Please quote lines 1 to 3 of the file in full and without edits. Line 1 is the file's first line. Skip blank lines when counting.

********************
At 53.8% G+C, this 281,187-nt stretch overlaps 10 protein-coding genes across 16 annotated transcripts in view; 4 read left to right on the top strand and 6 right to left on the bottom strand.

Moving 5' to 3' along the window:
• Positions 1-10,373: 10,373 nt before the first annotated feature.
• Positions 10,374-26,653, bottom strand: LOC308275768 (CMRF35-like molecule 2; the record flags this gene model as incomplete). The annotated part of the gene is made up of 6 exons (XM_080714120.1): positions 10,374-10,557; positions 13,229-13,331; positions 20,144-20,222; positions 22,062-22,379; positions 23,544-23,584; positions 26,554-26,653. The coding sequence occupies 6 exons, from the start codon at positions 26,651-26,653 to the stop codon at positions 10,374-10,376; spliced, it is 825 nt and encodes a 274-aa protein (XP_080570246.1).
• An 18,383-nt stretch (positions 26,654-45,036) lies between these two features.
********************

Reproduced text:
At 53.8% G+C, this 281,187-nt stretch overlaps 10 protein-coding genes across 16 annotated transcripts in view; 4 read left to right on the top strand and 6 right to left on the bottom strand.

Moving 5' to 3' along the window:
• Positions 1-10,373: 10,373 nt before the first annotated feature.